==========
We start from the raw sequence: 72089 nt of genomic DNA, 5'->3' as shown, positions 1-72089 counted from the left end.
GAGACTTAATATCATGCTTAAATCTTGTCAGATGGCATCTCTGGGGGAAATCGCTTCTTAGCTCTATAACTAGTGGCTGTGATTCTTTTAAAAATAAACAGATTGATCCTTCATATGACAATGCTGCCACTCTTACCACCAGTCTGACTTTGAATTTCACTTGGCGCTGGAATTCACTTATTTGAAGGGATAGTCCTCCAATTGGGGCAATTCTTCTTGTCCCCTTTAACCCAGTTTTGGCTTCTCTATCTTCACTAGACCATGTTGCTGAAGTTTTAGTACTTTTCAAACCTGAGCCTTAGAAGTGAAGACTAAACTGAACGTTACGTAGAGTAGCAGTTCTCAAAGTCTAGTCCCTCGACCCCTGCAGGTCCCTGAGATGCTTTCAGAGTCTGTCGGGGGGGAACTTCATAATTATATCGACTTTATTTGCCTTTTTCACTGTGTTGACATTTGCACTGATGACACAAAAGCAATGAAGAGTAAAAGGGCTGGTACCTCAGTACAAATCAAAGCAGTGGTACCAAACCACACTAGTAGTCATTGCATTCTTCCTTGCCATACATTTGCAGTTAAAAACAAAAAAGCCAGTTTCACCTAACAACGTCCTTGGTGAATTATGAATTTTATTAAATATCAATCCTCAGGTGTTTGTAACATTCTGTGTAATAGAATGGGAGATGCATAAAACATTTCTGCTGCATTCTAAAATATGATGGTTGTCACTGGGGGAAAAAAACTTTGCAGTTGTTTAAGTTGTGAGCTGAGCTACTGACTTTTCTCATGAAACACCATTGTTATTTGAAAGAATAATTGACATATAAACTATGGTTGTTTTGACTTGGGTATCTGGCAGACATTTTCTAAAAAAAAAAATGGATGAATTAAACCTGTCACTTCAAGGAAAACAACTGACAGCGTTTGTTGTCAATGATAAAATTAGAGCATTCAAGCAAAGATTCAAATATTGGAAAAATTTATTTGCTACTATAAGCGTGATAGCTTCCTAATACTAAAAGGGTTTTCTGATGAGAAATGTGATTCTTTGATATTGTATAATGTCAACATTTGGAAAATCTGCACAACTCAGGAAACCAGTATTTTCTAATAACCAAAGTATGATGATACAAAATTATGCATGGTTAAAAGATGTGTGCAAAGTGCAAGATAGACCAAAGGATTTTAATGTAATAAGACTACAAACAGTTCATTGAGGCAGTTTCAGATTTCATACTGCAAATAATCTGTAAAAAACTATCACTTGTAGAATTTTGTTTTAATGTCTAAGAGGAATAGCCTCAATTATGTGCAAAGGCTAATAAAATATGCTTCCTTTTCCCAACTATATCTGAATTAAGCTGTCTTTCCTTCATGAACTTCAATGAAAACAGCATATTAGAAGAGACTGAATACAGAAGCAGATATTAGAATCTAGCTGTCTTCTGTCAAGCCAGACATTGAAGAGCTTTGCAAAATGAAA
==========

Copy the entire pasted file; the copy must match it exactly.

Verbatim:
We start from the raw sequence: 72089 nt of genomic DNA, 5'->3' as shown, positions 1-72089 counted from the left end.
GAGACTTAATATCATGCTTAAATCTTGTCAGATGGCATCTCTGGGGGAAATCGCTTCTTAGCTCTATAACTAGTGGCTGTGATTCTTTTAAAAATAAACAGATTGATCCTTCATATGACAATGCTGCCACTCTTACCACCAGTCTGACTTTGAATTTCACTTGGCGCTGGAATTCACTTATTTGAAGGGATAGTCCTCCAATTGGGGCAATTCTTCTTGTCCCCTTTAACCCAGTTTTGGCTTCTCTATCTTCACTAGACCATGTTGCTGAAGTTTTAGTACTTTTCAAACCTGAGCCTTAGAAGTGAAGACTAAACTGAACGTTACGTAGAGTAGCAGTTCTCAAAGTCTAGTCCCTCGACCCCTGCAGGTCCCTGAGATGCTTTCAGAGTCTGTCGGGGGGGAACTTCATAATTATATCGACTTTATTTGCCTTTTTCACTGTGTTGACATTTGCACTGATGACACAAAAGCAATGAAGAGTAAAAGGGCTGGTACCTCAGTACAAATCAAAGCAGTGGTACCAAACCACACTAGTAGTCATTGCATTCTTCCTTGCCATACATTTGCAGTTAAAAACAAAAAAGCCAGTTTCACCTAACAACGTCCTTGGTGAATTATGAATTTTATTAAATATCAATCCTCAGGTGTTTGTAACATTCTGTGTAATAGAATGGGAGATGCATAAAACATTTCTGCTGCATTCTAAAATATGATGGTTGTCACTGGGGGAAAAAAACTTTGCAGTTGTTTAAGTTGTGAGCTGAGCTACTGACTTTTCTCATGAAACACCATTGTTATTTGAAAGAATAATTGACATATAAACTATGGTTGTTTTGACTTGGGTATCTGGCAGACATTTTCTAAAAAAAAAAATGGATGAATTAAACCTGTCACTTCAAGGAAAACAACTGACAGCGTTTGTTGTCAATGATAAAATTAGAGCATTCAAGCAAAGATTCAAATATTGGAAAAATTTATTTGCTACTATAAGCGTGATAGCTTCCTAATACTAAAAGGGTTTTCTGATGAGAAATGTGATTCTTTGATATTGTATAATGTCAACATTTGGAAAATCTGCACAACTCAGGAAACCAGTATTTTCTAATAACCAAAGTATGATGATACAAAATTATGCATGGTTAAAAGATGTGTGCAAAGTGCAAGATAGACCAAAGGATTTTAATGTAATAAGACTACAAACAGTTCATTGAGGCAGTTTCAGATTTCATACTGCAAATAATCTGTAAAAAACTATCACTTGTAGAATTTTGTTTTAATGTCTAAGAGGAATAGCCTCAATTATGTGCAAAGGCTAATAAAATATGCTTCCTTTTCCCAACTATATCTGAATTAAGCTGTCTTTCCTTCATGAACTTCAATGAAAACAGCATATTAGAAGAGACTGAATACAGAAGCAGATATTAGAATCTAGCTGTCTTCTGTCAAGCCAGACATTGAAGAGCTTTGCAAAATGAAA